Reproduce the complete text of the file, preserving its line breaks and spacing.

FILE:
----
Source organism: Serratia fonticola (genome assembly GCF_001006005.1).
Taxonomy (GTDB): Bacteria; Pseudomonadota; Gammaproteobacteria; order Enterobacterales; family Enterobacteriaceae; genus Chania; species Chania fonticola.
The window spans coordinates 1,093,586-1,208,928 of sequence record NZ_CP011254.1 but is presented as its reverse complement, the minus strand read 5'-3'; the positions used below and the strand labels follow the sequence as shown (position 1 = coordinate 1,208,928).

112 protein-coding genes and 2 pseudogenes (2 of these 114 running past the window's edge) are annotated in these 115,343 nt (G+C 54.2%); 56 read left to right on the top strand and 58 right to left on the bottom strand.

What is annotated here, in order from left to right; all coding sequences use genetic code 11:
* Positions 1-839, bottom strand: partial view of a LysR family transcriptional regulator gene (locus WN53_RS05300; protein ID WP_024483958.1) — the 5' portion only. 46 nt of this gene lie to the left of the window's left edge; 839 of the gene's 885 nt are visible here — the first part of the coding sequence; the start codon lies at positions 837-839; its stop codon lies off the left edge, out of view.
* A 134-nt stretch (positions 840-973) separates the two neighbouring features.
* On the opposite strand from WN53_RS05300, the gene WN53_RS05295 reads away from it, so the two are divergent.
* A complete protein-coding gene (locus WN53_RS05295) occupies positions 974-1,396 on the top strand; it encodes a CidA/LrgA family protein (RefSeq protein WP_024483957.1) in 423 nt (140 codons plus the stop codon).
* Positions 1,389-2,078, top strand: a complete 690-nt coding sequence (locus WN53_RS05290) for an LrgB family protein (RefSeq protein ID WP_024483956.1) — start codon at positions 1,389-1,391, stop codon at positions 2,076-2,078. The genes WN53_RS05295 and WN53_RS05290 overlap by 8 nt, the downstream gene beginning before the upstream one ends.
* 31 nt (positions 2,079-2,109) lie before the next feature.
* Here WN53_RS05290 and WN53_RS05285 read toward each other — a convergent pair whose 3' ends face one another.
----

Source organism: Serratia fonticola (genome assembly GCF_001006005.1).
Taxonomy (GTDB): Bacteria; Pseudomonadota; Gammaproteobacteria; order Enterobacterales; family Enterobacteriaceae; genus Chania; species Chania fonticola.
The window spans coordinates 1,093,586-1,208,928 of sequence record NZ_CP011254.1 but is presented as its reverse complement, the minus strand read 5'-3'; the positions used below and the strand labels follow the sequence as shown (position 1 = coordinate 1,208,928).

112 protein-coding genes and 2 pseudogenes (2 of these 114 running past the window's edge) are annotated in these 115,343 nt (G+C 54.2%); 56 read left to right on the top strand and 58 right to left on the bottom strand.

What is annotated here, in order from left to right; all coding sequences use genetic code 11:
* Positions 1-839, bottom strand: partial view of a LysR family transcriptional regulator gene (locus WN53_RS05300; protein ID WP_024483958.1) — the 5' portion only. 46 nt of this gene lie to the left of the window's left edge; 839 of the gene's 885 nt are visible here — the first part of the coding sequence; the start codon lies at positions 837-839; its stop codon lies off the left edge, out of view.
* A 134-nt stretch (positions 840-973) separates the two neighbouring features.
* On the opposite strand from WN53_RS05300, the gene WN53_RS05295 reads away from it, so the two are divergent.
* A complete protein-coding gene (locus WN53_RS05295) occupies positions 974-1,396 on the top strand; it encodes a CidA/LrgA family protein (RefSeq protein WP_024483957.1) in 423 nt (140 codons plus the stop codon).
* Positions 1,389-2,078, top strand: a complete 690-nt coding sequence (locus WN53_RS05290) for an LrgB family protein (RefSeq protein ID WP_024483956.1) — start codon at positions 1,389-1,391, stop codon at positions 2,076-2,078. The genes WN53_RS05295 and WN53_RS05290 overlap by 8 nt, the downstream gene beginning before the upstream one ends.
* 31 nt (positions 2,079-2,109) lie before the next feature.
* Here WN53_RS05290 and WN53_RS05285 read toward each other — a convergent pair whose 3' ends face one another.